Poker is a game that requires a little bit of skill but mostly relies on chance and psychology. It can be extremely fun and exciting at times but can also be quite frustrating when your good luck runs out. What will keep you going over the long run, aside from a solid winning strategy, is your love for this crazy game.
There are many different types of poker games but the basic rules remain the same. The dealer shuffles the cards, players put in forced bets (the blind and/or the ante), then the dealer deals each player a hand. Players keep their cards face down except for their hole cards which they reveal to the other players at the table when they choose to do so.
After the initial deal the first of a series of betting rounds begins. Each player must either call a bet by putting in the same amount of chips as the previous player, raise it by putting in more than that, or fold.
Once the betting round is complete the dealer puts three more cards on the board that anyone can use, these are called the flop. If you’re holding a good hand like pocket kings or queens this should be no problem but the flop could be a disaster if it’s full of flush cards and straight cards.
If you don’t have a good hand on the flop then it’s time to get out. Unless you’re playing in EP position, and even if you’re in MP) then it’s usually best to fold your hand pre-flop and play the flop with more confidence.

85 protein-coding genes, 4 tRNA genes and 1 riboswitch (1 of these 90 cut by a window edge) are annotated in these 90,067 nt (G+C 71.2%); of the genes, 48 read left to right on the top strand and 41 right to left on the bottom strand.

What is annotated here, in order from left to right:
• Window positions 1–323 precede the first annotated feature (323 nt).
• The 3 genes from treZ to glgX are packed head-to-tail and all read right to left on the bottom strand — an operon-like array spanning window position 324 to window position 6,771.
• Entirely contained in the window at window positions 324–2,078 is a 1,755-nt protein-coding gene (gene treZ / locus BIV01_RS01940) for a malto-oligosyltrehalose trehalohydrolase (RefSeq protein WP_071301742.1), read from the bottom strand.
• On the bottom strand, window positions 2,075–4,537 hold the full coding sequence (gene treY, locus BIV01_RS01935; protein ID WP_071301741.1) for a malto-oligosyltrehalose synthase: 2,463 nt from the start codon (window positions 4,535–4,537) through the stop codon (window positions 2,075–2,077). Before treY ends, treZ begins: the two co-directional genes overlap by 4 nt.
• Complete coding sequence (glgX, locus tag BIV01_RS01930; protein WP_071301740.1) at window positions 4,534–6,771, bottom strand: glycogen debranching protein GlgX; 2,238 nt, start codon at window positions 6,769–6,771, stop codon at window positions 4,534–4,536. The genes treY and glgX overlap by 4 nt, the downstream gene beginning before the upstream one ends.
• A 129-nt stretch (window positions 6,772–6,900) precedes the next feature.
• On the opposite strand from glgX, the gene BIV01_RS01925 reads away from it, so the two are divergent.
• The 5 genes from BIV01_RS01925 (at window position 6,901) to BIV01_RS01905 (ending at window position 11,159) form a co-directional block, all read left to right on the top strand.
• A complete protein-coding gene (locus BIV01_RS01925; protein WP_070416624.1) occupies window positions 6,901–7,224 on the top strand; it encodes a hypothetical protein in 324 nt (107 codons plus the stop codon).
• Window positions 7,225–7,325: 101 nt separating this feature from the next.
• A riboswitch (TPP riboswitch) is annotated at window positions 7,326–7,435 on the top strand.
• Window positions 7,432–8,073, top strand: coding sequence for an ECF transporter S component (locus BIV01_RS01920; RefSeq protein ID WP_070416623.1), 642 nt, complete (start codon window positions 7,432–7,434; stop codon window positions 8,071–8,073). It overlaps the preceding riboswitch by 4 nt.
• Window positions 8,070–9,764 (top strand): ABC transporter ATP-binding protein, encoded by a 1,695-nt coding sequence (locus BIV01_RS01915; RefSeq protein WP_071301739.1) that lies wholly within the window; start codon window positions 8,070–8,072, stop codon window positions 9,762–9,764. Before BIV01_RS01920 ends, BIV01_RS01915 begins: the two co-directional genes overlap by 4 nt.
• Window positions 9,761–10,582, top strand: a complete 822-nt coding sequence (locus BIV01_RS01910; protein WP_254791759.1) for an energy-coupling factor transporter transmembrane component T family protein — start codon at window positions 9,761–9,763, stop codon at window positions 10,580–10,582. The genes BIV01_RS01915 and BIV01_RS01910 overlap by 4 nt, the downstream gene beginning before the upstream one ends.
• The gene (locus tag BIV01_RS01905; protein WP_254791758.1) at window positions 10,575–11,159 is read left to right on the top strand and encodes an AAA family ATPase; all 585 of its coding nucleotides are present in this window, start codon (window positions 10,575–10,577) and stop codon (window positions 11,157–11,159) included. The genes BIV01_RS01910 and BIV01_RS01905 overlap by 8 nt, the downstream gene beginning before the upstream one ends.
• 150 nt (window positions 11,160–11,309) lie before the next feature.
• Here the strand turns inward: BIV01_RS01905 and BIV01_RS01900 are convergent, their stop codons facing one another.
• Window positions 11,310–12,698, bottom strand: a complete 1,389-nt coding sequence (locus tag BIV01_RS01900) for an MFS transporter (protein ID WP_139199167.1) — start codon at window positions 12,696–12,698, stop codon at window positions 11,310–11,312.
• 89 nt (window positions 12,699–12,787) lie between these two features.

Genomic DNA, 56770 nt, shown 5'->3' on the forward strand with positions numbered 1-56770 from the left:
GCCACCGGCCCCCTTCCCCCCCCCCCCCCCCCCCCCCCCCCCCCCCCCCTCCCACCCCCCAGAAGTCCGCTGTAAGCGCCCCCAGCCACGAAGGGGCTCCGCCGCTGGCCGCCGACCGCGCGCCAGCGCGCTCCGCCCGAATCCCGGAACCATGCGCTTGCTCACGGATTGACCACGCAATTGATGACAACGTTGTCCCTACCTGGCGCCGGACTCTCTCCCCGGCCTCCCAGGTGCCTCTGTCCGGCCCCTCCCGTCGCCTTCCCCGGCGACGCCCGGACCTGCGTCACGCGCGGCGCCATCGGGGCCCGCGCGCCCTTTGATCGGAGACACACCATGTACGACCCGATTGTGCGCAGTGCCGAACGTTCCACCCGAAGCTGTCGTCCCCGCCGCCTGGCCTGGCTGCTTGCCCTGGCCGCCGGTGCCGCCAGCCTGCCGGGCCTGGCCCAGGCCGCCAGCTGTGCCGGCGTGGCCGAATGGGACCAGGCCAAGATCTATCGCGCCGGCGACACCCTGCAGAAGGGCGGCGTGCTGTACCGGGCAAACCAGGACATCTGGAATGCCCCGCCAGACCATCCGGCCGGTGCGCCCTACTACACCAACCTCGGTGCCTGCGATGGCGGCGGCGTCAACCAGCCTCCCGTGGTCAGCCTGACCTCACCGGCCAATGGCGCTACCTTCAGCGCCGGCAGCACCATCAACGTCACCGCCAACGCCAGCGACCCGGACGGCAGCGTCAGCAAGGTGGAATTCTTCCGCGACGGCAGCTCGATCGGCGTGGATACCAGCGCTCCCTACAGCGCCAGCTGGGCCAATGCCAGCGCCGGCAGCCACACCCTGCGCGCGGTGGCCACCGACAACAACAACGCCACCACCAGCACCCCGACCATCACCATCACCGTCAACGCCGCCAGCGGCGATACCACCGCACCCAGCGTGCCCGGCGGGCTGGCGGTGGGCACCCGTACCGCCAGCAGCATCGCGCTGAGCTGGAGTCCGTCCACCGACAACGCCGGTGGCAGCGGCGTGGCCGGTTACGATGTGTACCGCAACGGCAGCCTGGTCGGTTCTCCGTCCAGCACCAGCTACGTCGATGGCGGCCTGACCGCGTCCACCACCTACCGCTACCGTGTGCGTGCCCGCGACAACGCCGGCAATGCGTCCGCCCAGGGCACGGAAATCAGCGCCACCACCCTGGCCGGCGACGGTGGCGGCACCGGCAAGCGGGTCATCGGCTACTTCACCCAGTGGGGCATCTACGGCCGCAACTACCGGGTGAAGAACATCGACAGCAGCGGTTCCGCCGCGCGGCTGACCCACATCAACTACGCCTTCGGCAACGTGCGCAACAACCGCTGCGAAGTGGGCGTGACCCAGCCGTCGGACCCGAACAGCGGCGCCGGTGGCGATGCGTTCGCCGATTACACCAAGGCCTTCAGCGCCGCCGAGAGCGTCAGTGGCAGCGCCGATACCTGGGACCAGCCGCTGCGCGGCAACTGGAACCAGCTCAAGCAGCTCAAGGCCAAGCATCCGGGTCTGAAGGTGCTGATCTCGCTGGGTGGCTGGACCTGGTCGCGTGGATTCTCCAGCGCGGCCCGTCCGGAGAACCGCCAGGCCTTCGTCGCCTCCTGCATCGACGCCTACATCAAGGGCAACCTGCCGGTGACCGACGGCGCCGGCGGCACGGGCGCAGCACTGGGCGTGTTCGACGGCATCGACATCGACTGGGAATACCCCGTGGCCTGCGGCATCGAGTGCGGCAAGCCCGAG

To play the flop you should always try to improve your hand. This can be done by forming a high pair (3 cards of the same rank), a flush (6 cards in sequence but not in order) or a straight (9 cards in consecutive rank). The highest hand wins. If your hands are equal then the high card breaks the tie.
During this process of improving your hands you should pay close attention to your opponents. A lot of successful players are able to read their opponents very well. This isn’t always done through subtle physical poker tells such as scratching your nose or playing nervously with your chips but rather through patterns.
Paying close attention to your opponent’s habits and pattern of play will help you determine what type of hands they will be playing and which ones they are weak to. If you can read your opponents then you can know whether to raise or fold with your poker hands. Remember, the more you practice and observe other players, the faster your instincts will develop and the better poker player you’ll become. Good luck!